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Potential impact from Brexit | Depreciation pressure on LKR rises



Headwinds to LKR exist even excluding the impact from Brexit

  • Continued debt and equity portfolio outflows coupled with external debt repayments have placed pressure on the LKR through 2016. G-Sec holdings by foreigners had declined to $ 1.6 b by May’16 while the equity sell-off by end-May was ~$40 m. The country’s pre-determined external debt payments for the remainder of the year meanwhile, is estimated at ~$1.3 b, underscoring the existing headwinds to the LKR’s value.

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Current A/C deficit and capital A/C outflows exert pressure on the LKR

  • Although the EFF agreement with the IMF remains a positive development for the country, it does not help fully address the country’s external sector issues (the IMF disbursement per quarter is ~$168 m versus Sri Lanka’s pre-determined debt repayment of ~$182 m per month). To help ease pressure on the LKR stemming from the current account deficit and capital account outflows, Sri Lanka was scheduled to raise funds abroad. With the outcome of the UK referendum however, these plans may have to be delayed, implying pressure on the LKR.



Depreciation pressure on LKR rises as sovereign bond issues may be delayed

  • Waning risk appetite implies higher risk premia attached to EM/FM debt, meaning that any sovereign debt issuances by Sri Lanka is likely to command a higher rate. This implies that Sri Lanka may have to delay any planned issuances until some stability is restored to global financial markets. The uncertainties surrounding when such stability will occur and when Sri Lanka can proceed to raise funds via international financial markets, places some downside risk on the LKR. Moreover, continued appreciation of the USD (due to Brexit) implies that Sri Lanka’s scheduled debt repayments may now be higher.

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Potential impact from Brexit | Impact via trade channel

Potential delays in negotiations for the resumption of GSP+ with the EU

  • The EU and UK remain strategically important trading partners for the country, and any destabilisation in these economies has a direct impact on Sri Lanka’s exports. Prior to the Brexit vote, Sri Lanka was in the process of negotiating for the resumption of GSP+ with the EU. With the outcome of the vote however, the Euro area is facing its own headwinds, implying that there could be potential delays in the negotiation process with Sri Lanka. 
  • Moreover, since ~35-40% of EU exports were accounted for by the UK, the loss of UK from the EU trade bloc will have a notable impact on Sri Lankan exports. Sri Lanka will have to re-negotiate trade agreements with the UK, but there could be significant delays in these also given the political and economic flux that the UK is currently experiencing.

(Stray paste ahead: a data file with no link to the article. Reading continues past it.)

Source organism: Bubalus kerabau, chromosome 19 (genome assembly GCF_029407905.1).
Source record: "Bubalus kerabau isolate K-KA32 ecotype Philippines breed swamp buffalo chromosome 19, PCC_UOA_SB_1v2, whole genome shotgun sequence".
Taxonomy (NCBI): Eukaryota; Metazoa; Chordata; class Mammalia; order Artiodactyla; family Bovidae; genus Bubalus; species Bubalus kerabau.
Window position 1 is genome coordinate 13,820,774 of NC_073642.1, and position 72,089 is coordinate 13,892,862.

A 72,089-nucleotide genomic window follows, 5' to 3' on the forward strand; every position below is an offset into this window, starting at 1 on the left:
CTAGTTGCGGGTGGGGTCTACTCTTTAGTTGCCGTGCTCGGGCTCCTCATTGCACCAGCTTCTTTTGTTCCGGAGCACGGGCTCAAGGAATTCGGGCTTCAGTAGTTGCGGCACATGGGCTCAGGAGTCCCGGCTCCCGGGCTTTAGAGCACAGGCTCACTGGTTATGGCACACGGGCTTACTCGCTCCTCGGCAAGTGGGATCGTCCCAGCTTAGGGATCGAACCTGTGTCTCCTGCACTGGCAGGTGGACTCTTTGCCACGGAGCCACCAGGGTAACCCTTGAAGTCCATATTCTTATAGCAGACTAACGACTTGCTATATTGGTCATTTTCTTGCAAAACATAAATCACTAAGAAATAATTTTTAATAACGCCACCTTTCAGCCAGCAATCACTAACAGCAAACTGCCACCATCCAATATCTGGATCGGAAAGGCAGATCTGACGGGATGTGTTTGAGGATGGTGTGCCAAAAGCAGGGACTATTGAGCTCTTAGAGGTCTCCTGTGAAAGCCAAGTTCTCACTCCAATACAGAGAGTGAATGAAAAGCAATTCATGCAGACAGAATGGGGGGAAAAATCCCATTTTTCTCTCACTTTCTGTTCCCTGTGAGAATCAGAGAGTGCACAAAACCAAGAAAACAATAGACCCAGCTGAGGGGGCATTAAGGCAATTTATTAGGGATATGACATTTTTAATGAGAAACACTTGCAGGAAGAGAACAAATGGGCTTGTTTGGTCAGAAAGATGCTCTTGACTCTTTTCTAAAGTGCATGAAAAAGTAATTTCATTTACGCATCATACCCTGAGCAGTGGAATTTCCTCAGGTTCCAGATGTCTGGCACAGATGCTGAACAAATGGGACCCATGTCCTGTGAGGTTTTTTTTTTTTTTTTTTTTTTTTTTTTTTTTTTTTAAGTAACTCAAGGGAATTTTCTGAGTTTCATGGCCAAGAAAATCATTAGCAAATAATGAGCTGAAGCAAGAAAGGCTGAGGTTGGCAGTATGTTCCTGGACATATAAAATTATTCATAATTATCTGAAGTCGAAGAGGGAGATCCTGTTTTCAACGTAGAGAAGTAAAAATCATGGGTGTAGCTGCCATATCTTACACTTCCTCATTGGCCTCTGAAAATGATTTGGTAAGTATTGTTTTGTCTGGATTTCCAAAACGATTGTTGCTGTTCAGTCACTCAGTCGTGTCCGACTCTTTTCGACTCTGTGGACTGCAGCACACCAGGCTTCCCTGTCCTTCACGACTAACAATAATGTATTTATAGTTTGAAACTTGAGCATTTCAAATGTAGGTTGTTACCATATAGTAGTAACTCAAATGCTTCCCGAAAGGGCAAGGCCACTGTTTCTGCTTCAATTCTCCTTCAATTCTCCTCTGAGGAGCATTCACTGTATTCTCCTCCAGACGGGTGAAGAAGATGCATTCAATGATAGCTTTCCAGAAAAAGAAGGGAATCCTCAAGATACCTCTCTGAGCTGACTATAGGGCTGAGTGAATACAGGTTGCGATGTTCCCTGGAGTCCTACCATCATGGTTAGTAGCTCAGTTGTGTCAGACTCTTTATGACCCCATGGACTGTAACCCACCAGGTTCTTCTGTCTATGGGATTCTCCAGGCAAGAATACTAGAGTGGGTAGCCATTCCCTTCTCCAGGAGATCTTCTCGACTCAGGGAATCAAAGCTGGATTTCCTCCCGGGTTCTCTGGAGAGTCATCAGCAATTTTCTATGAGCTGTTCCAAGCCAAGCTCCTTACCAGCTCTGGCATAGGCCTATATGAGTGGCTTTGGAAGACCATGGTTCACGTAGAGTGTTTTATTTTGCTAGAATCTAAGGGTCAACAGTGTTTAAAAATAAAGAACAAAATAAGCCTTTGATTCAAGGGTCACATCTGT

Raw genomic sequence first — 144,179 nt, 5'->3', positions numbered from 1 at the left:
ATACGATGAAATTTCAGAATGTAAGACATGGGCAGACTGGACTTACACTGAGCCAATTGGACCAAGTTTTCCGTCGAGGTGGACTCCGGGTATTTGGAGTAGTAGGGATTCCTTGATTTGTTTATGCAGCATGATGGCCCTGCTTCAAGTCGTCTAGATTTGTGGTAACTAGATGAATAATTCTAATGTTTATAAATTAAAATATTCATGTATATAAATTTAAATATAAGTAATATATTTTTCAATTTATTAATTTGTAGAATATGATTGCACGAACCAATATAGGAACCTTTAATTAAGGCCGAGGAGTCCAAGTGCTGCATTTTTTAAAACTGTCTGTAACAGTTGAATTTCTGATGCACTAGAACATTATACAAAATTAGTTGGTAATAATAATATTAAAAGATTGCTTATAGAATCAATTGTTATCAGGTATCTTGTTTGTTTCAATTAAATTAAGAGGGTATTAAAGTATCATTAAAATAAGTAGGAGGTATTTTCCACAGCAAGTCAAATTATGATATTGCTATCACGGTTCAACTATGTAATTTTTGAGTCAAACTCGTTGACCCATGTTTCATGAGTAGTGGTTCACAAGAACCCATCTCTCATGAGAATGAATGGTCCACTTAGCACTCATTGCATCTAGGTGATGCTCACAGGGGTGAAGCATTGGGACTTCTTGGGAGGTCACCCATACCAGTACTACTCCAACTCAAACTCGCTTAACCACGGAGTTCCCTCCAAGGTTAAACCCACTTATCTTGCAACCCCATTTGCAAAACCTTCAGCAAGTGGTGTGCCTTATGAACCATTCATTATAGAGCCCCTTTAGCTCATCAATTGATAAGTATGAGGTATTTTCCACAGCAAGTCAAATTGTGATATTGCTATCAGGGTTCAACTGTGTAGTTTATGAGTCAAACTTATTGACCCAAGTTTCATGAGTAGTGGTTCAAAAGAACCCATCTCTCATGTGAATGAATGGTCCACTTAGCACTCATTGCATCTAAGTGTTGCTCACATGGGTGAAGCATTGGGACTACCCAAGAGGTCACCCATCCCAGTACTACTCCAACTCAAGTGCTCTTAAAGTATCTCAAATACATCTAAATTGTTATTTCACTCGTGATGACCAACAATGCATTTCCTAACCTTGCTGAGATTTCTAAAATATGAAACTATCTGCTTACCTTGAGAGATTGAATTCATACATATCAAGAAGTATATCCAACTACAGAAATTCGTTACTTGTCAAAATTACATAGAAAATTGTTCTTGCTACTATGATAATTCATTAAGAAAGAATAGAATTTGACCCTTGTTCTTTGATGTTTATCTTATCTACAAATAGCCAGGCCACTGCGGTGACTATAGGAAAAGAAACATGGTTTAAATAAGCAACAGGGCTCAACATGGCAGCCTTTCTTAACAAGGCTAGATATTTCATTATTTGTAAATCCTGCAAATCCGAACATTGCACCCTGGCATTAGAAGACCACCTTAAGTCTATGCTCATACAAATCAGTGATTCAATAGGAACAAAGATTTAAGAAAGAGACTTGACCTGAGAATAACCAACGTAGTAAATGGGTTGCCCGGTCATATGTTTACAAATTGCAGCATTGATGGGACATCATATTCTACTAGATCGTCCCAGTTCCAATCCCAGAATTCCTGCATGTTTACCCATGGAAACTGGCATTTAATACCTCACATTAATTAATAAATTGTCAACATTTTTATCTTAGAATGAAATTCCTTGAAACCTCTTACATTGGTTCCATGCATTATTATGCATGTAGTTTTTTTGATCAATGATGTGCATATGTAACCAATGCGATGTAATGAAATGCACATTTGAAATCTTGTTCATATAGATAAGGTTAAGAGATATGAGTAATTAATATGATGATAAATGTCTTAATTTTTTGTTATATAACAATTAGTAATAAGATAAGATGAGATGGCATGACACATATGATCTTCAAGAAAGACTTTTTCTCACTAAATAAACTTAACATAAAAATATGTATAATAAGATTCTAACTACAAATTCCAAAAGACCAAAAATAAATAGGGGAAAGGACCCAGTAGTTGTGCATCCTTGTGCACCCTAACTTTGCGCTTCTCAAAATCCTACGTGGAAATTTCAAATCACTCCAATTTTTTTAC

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Further destabilisation in the region is possible

  • Growth concerns in the UK are worsened by the potential spillovers to the EU. The Brexit vote has created a notable political fallout within the region, implying that the already sluggish recovery in the Euro area may be derailed amid potential issues such as i) the break-up of the UK or, ii) the disintegration of the EU as Eurosceptic movements within the member nations push for referendums which re-examine their relationship with the bloc.

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Increased competitive pressures for  Sri Lankan exports as EM/FM currencies weaken

  • Although a weaker LKR against the USD could be potentially positive for the country’s exports (particularly to the US), the possible weakness across most EM/FM currencies (on the back of increased financial market volatility and lower risk appetite) implies that this may not necessarily provide a competitive edge. For Sri Lanka to improve the competitiveness of its exports, structural changes such as improving the value-add component of exports and negotiating more trade agreements will be important.

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Potential impact from Brexit | Actions by Sri Lankan authorities



Initial actions undertaken by the Sri Lankan authorities

  • While the impact/outcome from Brexit is still too recent to gauge the Sri Lankan Authorities counteractive policy measures, local media has highlighted the following as initial measures/policy proposals:
  • The Finance Ministry is expected to enter an agreement with the World Bank for an IDA loan of 71.3 m SDR (equivalent to $ 100 m). The loan (which is a Special Drawing Rights (SDR) loan from the International Development Association) will be on a fixed rate and have a 27-year tenor.
  • Based on comments by the Minister of Industry and Commerce, Sri Lanka has enlisted the WTO to negotiate new trade pacts with the UK.
  • The Prime Minister outlined long term plans to foster stronger ties with Asia in the aftermath of Brexit. Plans to counter the impact from BREXIT include fast-tracking negotiations with India on the Economic Technology Cooperation Agreement (ETCA) and implementing four Free Trade Agreements (FTAs) with key regional economies.
  • The CBSL submitted an Action Plan to the President and Prime Minister on Saturday, detailing strategies and steps Sri Lankan authorities should undertake to counteract the changes stemming from Brexit. 

    The document is expected to be submitted to the cabinet sub-committee on economic affairs later this week.